Interview with Herman Singh - MTN Group Executive Innovation Strategy

What is your role at MTN?

My role at MTN is to build an innovation pipeline, both internally and externally, to ensure that we are able to take creativity all the way through prototyping, exploitation and then commercialisation. I am building the engine that allows MTN to organically build new businesses.

What do you think of the concept of Idea Management?

You have to ask yourself the question – “What do you mean by an idea?”, and I am not sure if that is well defined at all. Ideas are concepts – they can be novel, they can be adaptations of previous concepts, they can be a new application of an old concept, etc. In and of itself, an idea has no value until someone figures out what to do with it.

Firstly, ideas are overhyped; everyone has ideas, and the fact is that out of billions of ideas most of them have no practical application to day-to-day situations.

Secondly, how can you prove that an idea is true? Once you have proved that it is true, then we must ask ourselves why the idea is even relevant.

So how do you value an idea? When do you value them? What are the attributes of value? Where do you get the ideas? Where do you harvest them? Do you gather an idea in isolation to a problem or do you put up a problem and then get ideas linked to it?

Idea management is a great thing, but it needs to be focused on ideas that are relevant to your industry and relevant to the problem you are working on. Also, ideas that are peripheral today may be very relevant to your business going forward.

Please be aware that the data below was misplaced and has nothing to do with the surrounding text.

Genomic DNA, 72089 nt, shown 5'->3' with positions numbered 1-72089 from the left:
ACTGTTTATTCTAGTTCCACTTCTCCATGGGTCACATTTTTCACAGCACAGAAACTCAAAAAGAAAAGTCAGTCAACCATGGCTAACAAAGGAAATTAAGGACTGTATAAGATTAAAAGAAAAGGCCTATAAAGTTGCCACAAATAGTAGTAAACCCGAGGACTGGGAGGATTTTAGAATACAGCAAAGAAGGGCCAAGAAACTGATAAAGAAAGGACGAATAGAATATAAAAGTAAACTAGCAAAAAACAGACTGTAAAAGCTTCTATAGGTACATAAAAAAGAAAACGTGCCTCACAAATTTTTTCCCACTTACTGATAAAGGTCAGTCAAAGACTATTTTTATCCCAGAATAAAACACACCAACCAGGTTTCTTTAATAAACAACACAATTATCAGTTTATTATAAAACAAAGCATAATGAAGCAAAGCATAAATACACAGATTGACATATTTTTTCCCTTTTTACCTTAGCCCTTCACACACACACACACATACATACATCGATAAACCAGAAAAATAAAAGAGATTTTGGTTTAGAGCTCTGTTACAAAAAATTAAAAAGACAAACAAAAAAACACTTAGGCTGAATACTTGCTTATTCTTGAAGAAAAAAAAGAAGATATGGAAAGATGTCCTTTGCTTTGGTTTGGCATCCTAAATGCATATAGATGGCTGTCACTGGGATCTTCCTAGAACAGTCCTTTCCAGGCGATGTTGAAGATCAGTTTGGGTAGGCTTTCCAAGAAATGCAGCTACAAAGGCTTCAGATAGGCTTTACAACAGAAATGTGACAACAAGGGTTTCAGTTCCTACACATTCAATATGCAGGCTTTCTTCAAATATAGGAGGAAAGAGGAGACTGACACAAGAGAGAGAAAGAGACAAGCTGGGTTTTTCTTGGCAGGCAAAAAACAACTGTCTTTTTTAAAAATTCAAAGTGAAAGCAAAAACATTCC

Idea Management is very complicated and needs to be approached with caution because you get a tsunami of material and you might have no way of making sense out of it.

Does MTN currently do Idea Management?

We are implementing a new platform called Bright Ideas and this will allow us to manage, maintain and capture ideas linked to business opportunities and business problems. We will be able to throw out challenges, hook ideas to the challenges, make proposals, create teams and other components of an idea management solution. We just launched it last week.

Is this the first time MTN has used a crowdsourcing Idea Management platform?

We have done it before but they haven’t really worked because we couldn’t get people excited about it – it wasn’t channelled and wasn’t focused. You need to have someone who is passionate about it, who has the personality to bring it alive and get some prizes and awards.

What do you think are the key elements of an Idea Management process?

Idea Management is not something that lives independently. It is embedded into something else, as part of an innovation process. One step of the innovation process is idea management. Maybe it is the front-end of the process. So, what you want to do is implement an innovation process, which needs ideas to work. In the past idea management processes lived on their own and the reason that they failed was that you just had this idea management process hanging out there and no way of taking it forward – just like a suggestion box of the old days.